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Professional psychology and the control of human behaviour

Barrett-Lennard, G.T. (1965) Professional psychology and the control of human behaviour. Australian Journal of Psychology, 17 (1). pp. 24-34.

Link to Published Version: https://doi.org/10.1080/00049536508255524
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Abstract

This paper is a discussion of ethical and psychological issues connected with the involvement of professional psychologists in the control or modification of human behaviour‐especially in therapeutic practice. The grounds on which the psychologist assumes responsibility for influencing behaviour and personality, and establishes the objectives of his influencing function, are explored briefly. Two basic kinds of orientation to therapeutic control of behaviour are examined and contrasted: approaches based on learning theory and the Rogerian position. The comparison reveals that these orientations involve sharply differing views of what impels man's actions, of the way his personality is organized and how constructive change in behaviour occurs, and that they are directed to the attainment of different kinds of desired or valued goals. These opposing conceptions of man's nature and the different human consequences of professional practice from one or other standpoint confront us with critical problems both of scientific discrimination and of value choice.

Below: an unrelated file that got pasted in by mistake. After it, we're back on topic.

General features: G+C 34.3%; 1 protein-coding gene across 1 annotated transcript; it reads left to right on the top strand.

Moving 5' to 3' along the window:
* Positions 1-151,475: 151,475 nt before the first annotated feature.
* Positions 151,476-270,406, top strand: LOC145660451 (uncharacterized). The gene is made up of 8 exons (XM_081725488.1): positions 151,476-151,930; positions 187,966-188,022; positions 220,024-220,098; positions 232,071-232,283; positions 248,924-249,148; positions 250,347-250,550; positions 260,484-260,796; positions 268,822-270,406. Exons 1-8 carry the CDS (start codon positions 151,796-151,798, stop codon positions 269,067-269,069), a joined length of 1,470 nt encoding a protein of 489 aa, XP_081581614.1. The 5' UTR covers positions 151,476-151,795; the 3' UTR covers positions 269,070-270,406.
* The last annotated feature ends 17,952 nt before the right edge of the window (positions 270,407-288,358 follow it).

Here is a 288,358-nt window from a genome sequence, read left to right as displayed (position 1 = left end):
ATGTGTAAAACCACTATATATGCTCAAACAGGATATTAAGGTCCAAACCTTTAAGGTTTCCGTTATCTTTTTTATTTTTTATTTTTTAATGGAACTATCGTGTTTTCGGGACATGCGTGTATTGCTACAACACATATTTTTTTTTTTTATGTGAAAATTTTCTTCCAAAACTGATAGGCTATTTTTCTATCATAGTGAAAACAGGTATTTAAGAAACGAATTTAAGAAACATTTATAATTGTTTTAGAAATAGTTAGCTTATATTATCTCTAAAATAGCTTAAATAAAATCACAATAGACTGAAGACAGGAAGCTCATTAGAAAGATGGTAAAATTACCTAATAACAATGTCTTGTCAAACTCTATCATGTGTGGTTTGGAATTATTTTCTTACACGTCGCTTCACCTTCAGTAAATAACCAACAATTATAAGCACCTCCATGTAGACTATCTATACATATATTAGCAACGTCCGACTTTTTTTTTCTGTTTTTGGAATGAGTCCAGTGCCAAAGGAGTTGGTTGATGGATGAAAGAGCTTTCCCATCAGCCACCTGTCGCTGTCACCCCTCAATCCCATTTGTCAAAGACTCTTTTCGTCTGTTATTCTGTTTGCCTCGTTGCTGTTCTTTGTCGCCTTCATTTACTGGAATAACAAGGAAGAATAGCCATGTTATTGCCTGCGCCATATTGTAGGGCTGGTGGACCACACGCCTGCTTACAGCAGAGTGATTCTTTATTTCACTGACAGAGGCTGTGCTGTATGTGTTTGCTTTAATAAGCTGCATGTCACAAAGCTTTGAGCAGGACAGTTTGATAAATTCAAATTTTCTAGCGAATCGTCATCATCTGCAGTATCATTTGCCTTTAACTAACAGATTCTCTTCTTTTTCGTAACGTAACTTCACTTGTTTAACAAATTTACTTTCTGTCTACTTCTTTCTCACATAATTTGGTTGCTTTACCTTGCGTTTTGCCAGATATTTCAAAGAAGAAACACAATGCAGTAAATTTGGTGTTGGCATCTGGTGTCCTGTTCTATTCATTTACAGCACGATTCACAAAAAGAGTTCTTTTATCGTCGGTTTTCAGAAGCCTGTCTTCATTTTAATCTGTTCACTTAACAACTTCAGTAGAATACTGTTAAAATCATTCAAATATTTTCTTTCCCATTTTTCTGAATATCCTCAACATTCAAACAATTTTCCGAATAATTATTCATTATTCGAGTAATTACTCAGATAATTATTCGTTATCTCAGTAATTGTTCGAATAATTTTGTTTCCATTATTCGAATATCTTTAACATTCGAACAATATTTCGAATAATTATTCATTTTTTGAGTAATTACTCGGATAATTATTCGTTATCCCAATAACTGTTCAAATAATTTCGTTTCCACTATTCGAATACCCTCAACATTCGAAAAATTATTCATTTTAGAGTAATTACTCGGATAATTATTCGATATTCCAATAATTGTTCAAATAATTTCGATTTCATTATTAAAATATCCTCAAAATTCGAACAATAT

Item Type: Journal Article
Publisher: Taylor and Francis
Copyright: © 1965 Australian Psychological Society
URI: http://researchrepository.murdoch.edu.au/id/eprint/53916
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